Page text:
Friday, 28 November 2014 / TRUTH-OUT.ORG

Fix the Debt and a Wall Street Sales Tax

Tuesday, 12 February 2013 10:07 By Dean Baker, Truthout | Op-Ed

Peter G. Peterson, a Wall Street billionaire, in New York in a Jan. 29, 2008 file photo. (Photo: Fred R. Conrad / The New York Times) Peter G. Peterson, a Wall Street private equity mogul, in New York in a Jan. 29, 2008 file photo. (Photo: Fred R. Conrad / The New York Times) At this point everyone knows about Fix the Debt. It is a collection of corporate CEOs put together by Peter Peterson, the Wall Street private equity mogul. Ostensibly they want to reduce budget deficits and the national debt, but for some reason their attention always seems focused on cutting Social Security and Medicare. While some in this group will allow for minor tax increases, budget cuts are explicitly a priority, with these two programs firmly in their crosshairs.

Given that the stated goal of this group is to reduce budget deficits, it is worth asking why taxes don't figure more prominently on their agenda. After all, the United States ranks near the bottom of wealthy countries in its tax take as a share of GDP. It is also worth asking why one tax in particular, a financial transactions tax, never seems to get mentioned in anything the group or its members do.

This omission is striking because so many others in budget debates in the United States and around the world regularly suggest such a tax. There is a long list of highly respected economists who have advocated such taxes, starting with John Maynard Keynes. The list includes many Nobel Prize winners, most notably James Tobin who wrote several papers arguing for such a tax as a way to both raise revenue and slow speculative trading.

Financial transactions taxes are hardly new. The United Kingdom has had a tax on stock trades in place since 1694. It still imposes a tax of 0.5 percent on trades. Relative to the size of its economy the tax raises the equivalent of $30-40 billion a year in the United States. Many other countries, including India and China, have financial transactions taxes. The United States used to have a tax of 0.04 percent on stock trades until 1966 and still has a very small tax which is used to finance the Securities and Exchange Commission.

In the wake of the financial crisis there has been renewed interest in a financial speculation tax. The European Union recently decided to move ahead with implementing a tax which will first be imposed in 2015 or 2016. There is also considerable interest in the United States. While financial speculation taxes have been included as a funding mechanism in many bills there were two standalone bills introduced in Congress last year.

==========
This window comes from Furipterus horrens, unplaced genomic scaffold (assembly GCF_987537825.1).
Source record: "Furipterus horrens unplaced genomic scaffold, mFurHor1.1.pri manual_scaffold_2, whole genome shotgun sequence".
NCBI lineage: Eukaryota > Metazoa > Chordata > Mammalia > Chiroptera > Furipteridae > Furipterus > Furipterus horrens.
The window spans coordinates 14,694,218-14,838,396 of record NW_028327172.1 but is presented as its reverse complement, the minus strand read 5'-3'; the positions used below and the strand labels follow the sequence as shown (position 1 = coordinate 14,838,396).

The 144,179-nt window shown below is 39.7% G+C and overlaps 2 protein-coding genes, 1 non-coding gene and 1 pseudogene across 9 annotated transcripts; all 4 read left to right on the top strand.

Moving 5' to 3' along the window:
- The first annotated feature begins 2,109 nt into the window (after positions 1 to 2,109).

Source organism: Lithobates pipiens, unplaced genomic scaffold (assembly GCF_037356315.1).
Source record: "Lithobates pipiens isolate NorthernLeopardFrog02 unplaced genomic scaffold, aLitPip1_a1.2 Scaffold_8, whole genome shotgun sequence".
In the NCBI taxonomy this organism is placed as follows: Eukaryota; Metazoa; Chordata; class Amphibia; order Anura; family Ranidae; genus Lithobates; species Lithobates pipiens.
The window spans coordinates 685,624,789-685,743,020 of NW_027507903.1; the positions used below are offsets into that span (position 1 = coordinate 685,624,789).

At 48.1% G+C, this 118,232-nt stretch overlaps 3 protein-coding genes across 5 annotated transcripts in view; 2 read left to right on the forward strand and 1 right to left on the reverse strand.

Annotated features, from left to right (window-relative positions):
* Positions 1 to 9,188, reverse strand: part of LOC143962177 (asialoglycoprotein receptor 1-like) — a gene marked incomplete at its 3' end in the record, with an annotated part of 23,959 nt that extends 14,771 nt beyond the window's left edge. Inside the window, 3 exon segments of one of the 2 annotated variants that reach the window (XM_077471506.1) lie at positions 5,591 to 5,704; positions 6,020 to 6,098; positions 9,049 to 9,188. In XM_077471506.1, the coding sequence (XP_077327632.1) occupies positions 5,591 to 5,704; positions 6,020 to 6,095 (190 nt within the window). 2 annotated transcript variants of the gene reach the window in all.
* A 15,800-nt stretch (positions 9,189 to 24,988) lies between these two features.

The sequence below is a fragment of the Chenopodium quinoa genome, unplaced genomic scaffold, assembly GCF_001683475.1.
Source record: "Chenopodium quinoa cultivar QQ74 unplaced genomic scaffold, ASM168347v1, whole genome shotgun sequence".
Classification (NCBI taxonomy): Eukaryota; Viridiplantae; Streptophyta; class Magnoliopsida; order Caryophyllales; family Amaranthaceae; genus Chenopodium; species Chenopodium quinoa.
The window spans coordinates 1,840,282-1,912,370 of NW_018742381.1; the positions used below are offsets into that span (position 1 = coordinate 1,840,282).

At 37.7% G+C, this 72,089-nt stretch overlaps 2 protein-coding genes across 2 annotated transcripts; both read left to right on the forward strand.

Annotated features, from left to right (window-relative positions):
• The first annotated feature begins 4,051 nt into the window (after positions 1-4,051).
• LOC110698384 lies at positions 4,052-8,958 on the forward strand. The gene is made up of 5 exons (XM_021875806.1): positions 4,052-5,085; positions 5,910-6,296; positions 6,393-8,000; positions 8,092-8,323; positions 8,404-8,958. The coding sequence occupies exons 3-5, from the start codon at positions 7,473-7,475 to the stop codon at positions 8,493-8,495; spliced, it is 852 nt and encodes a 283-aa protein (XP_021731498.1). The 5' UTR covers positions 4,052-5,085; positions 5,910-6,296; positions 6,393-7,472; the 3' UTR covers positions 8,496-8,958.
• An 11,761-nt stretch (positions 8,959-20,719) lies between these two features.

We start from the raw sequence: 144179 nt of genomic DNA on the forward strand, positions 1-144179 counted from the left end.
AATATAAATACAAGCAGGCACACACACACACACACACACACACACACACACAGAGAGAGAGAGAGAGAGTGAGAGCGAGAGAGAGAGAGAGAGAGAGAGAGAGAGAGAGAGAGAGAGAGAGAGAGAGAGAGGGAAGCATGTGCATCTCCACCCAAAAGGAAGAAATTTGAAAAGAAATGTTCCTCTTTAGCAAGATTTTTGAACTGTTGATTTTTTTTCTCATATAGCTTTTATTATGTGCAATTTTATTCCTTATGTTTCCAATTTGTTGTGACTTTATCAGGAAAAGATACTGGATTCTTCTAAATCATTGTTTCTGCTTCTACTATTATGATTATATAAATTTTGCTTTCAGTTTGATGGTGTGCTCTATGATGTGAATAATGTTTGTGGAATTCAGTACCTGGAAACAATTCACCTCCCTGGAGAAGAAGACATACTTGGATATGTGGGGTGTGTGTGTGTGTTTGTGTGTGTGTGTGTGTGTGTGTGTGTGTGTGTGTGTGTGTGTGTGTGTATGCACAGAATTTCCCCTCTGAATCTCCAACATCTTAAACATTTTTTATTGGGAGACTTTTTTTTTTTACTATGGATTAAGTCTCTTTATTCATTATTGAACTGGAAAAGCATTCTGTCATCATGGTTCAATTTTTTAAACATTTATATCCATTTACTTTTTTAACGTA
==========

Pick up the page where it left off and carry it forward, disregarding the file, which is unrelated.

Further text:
A bill introduced by Tom Harkin in the Senate and Peter DeFazio in the house would apply a tax rate of 0.03 percent (that is 3 cents on $100 dollars) on trades of stocks, bonds and derivatives. The Congressional Joint Tax Committee projected that the tax would raise close to $40 billion a year. That would come to $400 billion over a decade. Minnesota Representative Keith Ellison introduced a bill that would scale the tax rate by asset, starting with the same 0.5 percent rate the U.K. imposes stock trades. This bill could raise as much as $180 billion a year.

The concept of a transactions tax has received considerable support from grassroots groups around the country. It has also been endorsed by many unions, including the National Nurses United, SEIU, and the AFL-CIO.

Given all the interest in a financial speculation tax it is striking that the Fix the Debt crew never even mention it when discussing their efforts at deficit reduction. That seems to cry out for an explanation.

One possibility is that they haven't heard of it. That one is too out in space to take seriously. Even the IMF has written on financial transactions taxes and in fact advocated increasing taxes on the financial sector. How could the Debt Fixers not know about the proposals for financial transactions taxes?

It is possible that they have a slam dunk argument that a financial speculation tax would just be bad news for the economy or really wouldn't raise any revenue. If so, it would be nice if they could share it with the rest of us so that we didn't waste our time giving FSTs further consideration. After all, in addition to all the politicians and policy types to who have been devoting time to the issue, most of the European Union is about to put a tax into law in 2-3 years. If the Debt Fixers know of some horrible problem that all the researchers, including the IMF, have missed they would do us an enormous favor by setting us straight.

Then there is possibility number three. Many of the debt fixers, such Morgan Stanley director Erskine Bowles and Peter Peterson, the master debt fixer himself, have longstanding ties to the financial industry. They may not be interested in a financial speculation tax for the simple reason that it could eat into their bread and butter. We should no more expect the Debt Fixers to support a FST than we would expect a farmers' lobby to support an end to farm subsidies.

On the plausibility scale, explanation number 3 would seem to be the most credible. We have a group of rich finance types using their wealth to advance their agenda. There's nothing new in this story, that's the way Washington politics has always worked. The question we should then ask is, why do the Washington Post, National Public Radio, and the Sunday morning talk shows take these people seriously?

This article was first published on Truthout and any reprint or reproduction on any other website must acknowledge Truthout as the original site of publication.

Dean Baker

Dean Baker is a macroeconomist and co-director of the Center for Economic and Policy Research in Washington, DC. He previously worked as a senior economist at the Economic Policy Institute and an assistant professor at Bucknell University. He is a regular Truthout columnist and a member of Truthout's Board of Advisers.